Q1 List the four major categories of the benefits of multithreaded programming. Briefly explain each.
The benefits of multithreaded programming fall into the categories: responsiveness, resource sharing, economy, and utilization of multiprocessor architectures.
Responsiveness means that a multithreaded program can allow a program to run even if part of it is blocked. Resource sharing occurs when an application has several different threads of activity within the same address space. Threads share the resources of the process to which they belong. As a result, it is more economical to create new threads than new processes. Finally, a single threaded process can only execute on one processor regardless of the number of processors actually present. Multiple threads can run on multiple processors, thereby increasing efficiency.
Q2 What resources are used when a thread is created ?
How do they differ from those used when a process is created ?
Thread context must be created, including a register set, location for storage during a context switching and a local stack to record the procedure call arguments, return values and return addresses and thread local storage.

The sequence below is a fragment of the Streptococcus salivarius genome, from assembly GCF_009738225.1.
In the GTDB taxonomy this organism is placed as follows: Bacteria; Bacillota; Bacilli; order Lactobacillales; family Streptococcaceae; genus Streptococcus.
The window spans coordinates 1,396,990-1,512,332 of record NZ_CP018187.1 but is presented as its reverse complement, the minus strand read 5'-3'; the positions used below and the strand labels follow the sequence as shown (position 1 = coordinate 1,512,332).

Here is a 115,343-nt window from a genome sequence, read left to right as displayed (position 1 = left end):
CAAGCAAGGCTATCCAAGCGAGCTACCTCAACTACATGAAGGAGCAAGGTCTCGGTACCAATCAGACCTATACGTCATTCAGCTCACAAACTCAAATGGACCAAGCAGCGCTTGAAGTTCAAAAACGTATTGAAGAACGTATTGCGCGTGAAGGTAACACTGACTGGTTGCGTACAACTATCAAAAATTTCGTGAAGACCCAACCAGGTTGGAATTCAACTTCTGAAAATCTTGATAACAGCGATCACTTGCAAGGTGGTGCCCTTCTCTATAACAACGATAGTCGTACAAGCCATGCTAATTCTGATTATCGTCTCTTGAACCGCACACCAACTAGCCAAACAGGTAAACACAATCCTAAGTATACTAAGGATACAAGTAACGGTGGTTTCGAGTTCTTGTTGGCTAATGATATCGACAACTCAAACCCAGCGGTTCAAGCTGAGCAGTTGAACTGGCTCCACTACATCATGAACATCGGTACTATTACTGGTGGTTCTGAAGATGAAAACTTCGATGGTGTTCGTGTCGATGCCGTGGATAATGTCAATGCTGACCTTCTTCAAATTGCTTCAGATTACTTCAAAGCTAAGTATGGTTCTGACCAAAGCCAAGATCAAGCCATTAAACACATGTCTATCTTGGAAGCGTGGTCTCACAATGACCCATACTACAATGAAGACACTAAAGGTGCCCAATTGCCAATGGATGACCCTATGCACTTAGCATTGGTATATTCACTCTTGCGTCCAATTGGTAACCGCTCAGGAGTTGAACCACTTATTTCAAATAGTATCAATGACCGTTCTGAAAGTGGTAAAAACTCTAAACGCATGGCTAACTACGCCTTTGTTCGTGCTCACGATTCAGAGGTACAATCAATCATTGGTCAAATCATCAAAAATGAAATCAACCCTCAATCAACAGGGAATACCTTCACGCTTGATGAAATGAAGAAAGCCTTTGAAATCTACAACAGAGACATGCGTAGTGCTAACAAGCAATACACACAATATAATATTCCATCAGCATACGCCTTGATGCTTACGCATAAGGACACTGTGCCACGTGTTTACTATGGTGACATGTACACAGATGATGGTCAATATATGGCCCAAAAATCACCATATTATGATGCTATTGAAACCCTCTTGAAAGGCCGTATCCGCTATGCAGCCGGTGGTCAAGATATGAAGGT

Code and data are shared with parent process or parent thread (no loading or allocation of memory necessary).
Process creation similar to thread storage (as above), with extra storage for program instructions and data.
Codes and data may be loaded for every process into the allocated memory and no sharing with other processes.
Q3 What is a thread pool and why is it used?
A thread pool is a collection of threads, created at process startup, that sit and wait for work to be allocated to them. This allows one to place a bound on the number of concurrent threads associated with a process and reduce the overhead of creating new threads and destroying them at termination.
Q4 What are the differences between user-level threads and kernel-support threads ?
User-levels thread have no kernel support, so they are very inexpensive (in terms of resources demand) to create, destroy, and switch among threads do not cause interrupt to CPU.
Kernel support thread are more expensive (in resources) because system calls are needed to create and destroy them and the kernel must schedule them to share access to CPU. They are more powerful because they are independently scheduled and block individually.